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Life Goes On

My Dad passed away 7 years ago.

He lived a full life, & made it to the great old age of 94.

I can’t help thinking ‘though that if he was still alive he would have turned 101 today. He lived such an active healthy life that I always thought he would make it to at least 100.

It wasn’t unexpected; he’d been ill for some time with the cruel illness that is Alzheimer’s, & it was complications from that which took him in the end.

I am extremely grateful to my then boss, who was normally quite spiteful, for allowing me the time off at Christmas 2003 to visit him at his home in New Zealand, where I was able to say what would turn out to be my goodbyes.

I will always remember how I heard the news: a ‘phone call at 9am on a Monday to my desk at work from my sister & my Mum; I swiftly retired into the relative privacy of the office drinks room on my mobile.  Although not unexpected, to say it came as a shock would be an incredible understatement.

It took me a week to recover enough to return to work. And it’s not something I think you ever recover from fully.

Even in his confused state during my Christmas visit there he still thankfully knew & recognised me most of the time. While on the ‘phone to a friend I heard him saying of me “I am extremely proud of him”. I’d never been happier. Deep down a son wants few things more than to earn his father’s respect. Although I do remember thinking at the time that if he knew everything about me he maybe wouldn’t be so proud! But then that’s probably true of us all

I owe him so much; I see so much of him that lives on in me. His love of music, his love of nature & gardening, his positivity, so many things.

And what has this got to do with a blog about me being a dad to my twin babies? Every day I see him in the loving face of my baby boy Jake. The resemblance to my Dad as a child is sometimes uncanny.

So he lives on not only in me but also in my son.

I miss you, Dad; you were a great man & a great father. But I’m so glad you left so much of yourself behind, first in me, & now in my own son. You may have left us in body but your spirit lives on.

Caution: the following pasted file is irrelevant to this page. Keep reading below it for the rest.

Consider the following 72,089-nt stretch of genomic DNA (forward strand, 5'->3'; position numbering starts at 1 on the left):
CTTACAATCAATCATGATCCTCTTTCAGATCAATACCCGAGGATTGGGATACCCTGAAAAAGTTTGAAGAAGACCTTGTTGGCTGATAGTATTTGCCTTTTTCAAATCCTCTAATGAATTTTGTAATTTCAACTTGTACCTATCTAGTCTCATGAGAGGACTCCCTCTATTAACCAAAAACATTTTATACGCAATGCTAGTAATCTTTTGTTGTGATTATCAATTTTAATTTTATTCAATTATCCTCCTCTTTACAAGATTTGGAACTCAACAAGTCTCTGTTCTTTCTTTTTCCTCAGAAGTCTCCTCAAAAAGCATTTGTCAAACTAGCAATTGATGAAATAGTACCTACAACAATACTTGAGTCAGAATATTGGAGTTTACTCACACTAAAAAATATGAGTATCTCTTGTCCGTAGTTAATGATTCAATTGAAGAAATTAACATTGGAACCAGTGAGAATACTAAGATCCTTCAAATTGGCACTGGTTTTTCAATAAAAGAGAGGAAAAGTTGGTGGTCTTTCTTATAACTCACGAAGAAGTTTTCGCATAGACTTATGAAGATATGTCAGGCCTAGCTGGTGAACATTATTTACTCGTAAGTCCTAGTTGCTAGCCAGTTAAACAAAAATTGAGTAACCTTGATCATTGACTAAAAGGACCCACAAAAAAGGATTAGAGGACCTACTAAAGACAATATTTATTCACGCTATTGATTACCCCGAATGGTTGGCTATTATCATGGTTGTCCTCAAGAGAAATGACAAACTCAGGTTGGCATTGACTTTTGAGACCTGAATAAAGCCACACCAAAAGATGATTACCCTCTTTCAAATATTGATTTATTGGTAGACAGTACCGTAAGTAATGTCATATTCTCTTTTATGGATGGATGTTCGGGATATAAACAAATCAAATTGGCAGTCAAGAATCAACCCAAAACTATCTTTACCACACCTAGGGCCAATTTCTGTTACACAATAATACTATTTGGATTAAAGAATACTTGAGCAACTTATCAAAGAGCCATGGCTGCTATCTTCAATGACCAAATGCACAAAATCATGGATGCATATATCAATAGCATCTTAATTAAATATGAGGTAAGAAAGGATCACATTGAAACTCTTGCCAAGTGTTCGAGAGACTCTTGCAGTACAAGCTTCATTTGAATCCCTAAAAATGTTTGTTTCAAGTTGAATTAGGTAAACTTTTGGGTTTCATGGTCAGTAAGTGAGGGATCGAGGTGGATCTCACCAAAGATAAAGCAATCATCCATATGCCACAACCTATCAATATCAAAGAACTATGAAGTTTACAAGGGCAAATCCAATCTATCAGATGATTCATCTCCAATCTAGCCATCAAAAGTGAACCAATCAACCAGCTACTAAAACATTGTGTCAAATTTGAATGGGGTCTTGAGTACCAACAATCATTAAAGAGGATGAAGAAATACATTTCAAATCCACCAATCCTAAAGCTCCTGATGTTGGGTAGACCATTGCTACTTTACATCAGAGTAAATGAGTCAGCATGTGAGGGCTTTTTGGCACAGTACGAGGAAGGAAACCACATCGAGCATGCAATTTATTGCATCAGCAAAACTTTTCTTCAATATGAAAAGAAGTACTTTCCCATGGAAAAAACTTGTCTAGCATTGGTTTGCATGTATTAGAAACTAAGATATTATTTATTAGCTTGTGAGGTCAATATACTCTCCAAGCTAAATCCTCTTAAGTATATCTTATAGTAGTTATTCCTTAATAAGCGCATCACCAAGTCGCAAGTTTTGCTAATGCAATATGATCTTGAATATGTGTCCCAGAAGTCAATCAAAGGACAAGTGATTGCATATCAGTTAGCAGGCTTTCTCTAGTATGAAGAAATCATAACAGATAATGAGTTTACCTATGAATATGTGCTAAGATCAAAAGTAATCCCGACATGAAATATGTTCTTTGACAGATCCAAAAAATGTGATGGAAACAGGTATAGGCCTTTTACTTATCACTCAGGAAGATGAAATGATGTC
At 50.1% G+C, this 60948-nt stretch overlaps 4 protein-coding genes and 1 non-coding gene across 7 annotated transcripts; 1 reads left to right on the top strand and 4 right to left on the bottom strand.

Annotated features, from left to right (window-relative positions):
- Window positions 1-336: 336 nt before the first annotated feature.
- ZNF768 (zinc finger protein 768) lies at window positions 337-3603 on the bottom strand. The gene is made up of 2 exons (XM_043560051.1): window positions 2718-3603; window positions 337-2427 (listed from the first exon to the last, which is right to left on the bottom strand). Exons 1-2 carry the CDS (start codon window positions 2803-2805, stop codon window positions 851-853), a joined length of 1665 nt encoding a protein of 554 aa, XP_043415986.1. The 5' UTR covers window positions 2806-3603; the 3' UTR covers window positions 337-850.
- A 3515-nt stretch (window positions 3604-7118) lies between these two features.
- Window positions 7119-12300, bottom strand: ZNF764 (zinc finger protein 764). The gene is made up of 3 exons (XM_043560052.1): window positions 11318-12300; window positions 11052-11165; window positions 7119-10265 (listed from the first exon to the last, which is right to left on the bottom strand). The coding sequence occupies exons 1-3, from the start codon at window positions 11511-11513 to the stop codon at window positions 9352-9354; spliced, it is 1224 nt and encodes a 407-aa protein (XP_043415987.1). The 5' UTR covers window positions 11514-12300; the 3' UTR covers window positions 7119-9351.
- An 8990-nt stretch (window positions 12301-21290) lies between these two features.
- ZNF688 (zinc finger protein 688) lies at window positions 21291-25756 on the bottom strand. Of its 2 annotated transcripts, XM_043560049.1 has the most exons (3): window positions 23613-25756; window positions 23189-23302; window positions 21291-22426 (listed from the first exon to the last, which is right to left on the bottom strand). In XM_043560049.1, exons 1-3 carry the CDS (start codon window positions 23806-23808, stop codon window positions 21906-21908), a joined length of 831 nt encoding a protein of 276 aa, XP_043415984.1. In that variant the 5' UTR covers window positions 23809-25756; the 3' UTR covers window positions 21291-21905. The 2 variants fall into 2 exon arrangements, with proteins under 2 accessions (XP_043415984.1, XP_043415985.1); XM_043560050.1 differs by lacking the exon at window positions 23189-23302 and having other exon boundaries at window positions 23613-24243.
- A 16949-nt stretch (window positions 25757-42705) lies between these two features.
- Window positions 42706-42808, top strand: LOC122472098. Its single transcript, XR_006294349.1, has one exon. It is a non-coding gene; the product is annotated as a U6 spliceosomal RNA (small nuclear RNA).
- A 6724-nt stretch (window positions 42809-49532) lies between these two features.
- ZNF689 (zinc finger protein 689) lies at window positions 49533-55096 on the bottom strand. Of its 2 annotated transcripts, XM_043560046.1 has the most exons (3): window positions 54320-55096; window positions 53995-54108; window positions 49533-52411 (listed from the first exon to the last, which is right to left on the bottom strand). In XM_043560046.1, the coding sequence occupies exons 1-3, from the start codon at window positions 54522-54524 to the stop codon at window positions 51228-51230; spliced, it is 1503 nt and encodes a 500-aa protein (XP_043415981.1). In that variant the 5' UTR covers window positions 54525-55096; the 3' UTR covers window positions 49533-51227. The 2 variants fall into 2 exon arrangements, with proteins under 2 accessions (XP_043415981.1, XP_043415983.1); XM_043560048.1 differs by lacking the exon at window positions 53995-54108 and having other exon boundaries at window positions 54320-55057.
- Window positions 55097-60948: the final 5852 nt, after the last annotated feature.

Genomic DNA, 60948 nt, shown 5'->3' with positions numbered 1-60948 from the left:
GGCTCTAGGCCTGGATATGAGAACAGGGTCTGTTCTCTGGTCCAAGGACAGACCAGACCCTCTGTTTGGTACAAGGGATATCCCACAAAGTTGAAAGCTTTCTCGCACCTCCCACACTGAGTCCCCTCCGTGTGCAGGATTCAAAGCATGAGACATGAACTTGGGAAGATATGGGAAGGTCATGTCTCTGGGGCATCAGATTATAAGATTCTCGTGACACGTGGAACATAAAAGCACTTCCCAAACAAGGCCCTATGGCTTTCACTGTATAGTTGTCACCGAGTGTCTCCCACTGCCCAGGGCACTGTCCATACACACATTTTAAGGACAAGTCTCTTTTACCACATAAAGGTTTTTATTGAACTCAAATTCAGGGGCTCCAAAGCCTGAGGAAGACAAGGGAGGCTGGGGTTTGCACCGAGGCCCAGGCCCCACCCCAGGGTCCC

I’ve never written about my Dad before; I felt encouraged to do so after reading Today is the day… by the lovely Kate on her blog The Five Fs, & also A Love So Great at MumtoJ by Jo: who I don’t know so well but who I’m sure is also lovely

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14 thoughts on “Life Goes On

  1. Aw, this is so sweet.

    Alzheimers is very scary. I’m so grateful that it has yet to affect my grandparents or parents. I hope and pray it never does.

    Keep the memories alive! It sounds like he was amazing.

  2. What a beautiful post.
    Alzheimers is awful, I’m always grateful that right up until the end my Nan recognised me most of the time and despite this awful thing that took over her mind and body for 7 long years I wouldn’t want to have missed any of the wonderful memories that we made during that time.
    Your Dad sounds like a great man 🙂

    Have you tried writing a letter to him, sounds crazy I know but I wrote one to my Nan (http://mumtoj.wordpress.com/2010/04/22/dear-nan/ )
    I found it very theraputic 🙂

  3. Alzheimer’s is such a cruel disease. I’m glad you got that last visit in with your dad – I bet you’ll treasure those memories. It’s so nice to see the bits and pieces of personality live on in the next generations. My dad’s been gone for a while now and although I miss him every single day I’m able to use the wonderful memories to get me through. I bet you have the same.

  4. It’s good to remember these important people who leave us but never fully. Like you, I started to blog about being a parent, and yet when my mother got sick and died, I found that I couldn’t stop writing about her and about the experience of letting go of her. These journals are probably a surprise to the writers, most of all.

  5. I too lost my dad a month before I fell pregnant with the twins and Paul lost his mum to cancer 30 days later. We like to joke that they had their part in making sure we had a healthy pregnancy, strangely enough I look at Alice and feel Vera in her and many family members have noted the same. I’ll always miss my dad he had The Best Hugs ever.
    Beautiful post

  6. What a moving post. I’m very lucky to still have not just my parents but also my paternal grandparents still in excellent health and very active in my and my kids lives. My grandparents are both 79 and I dread to think of the time they’ll get sick and eventually die. Alzheimers is a terrible thing – the indignity of losing yourself and your memories is such a sad end. But it sounds like your Dad had a long and rich life.

    I don’t think it’s just sons who want to earn their father’s respect. I notice in myself lately that I’m still looking for approval from my parents. These things are big and important and I hope that as a parent I can let my children know how much I value them, even into adulthood.

    • Great comment. I think you’re right too: parental approval is important, & as a parent myslef now I need to make sure ,my children have my love & support no matter what. Thanks 🙂

  7. Pingback: The Gallery: Education | Whiskey For Aftershave

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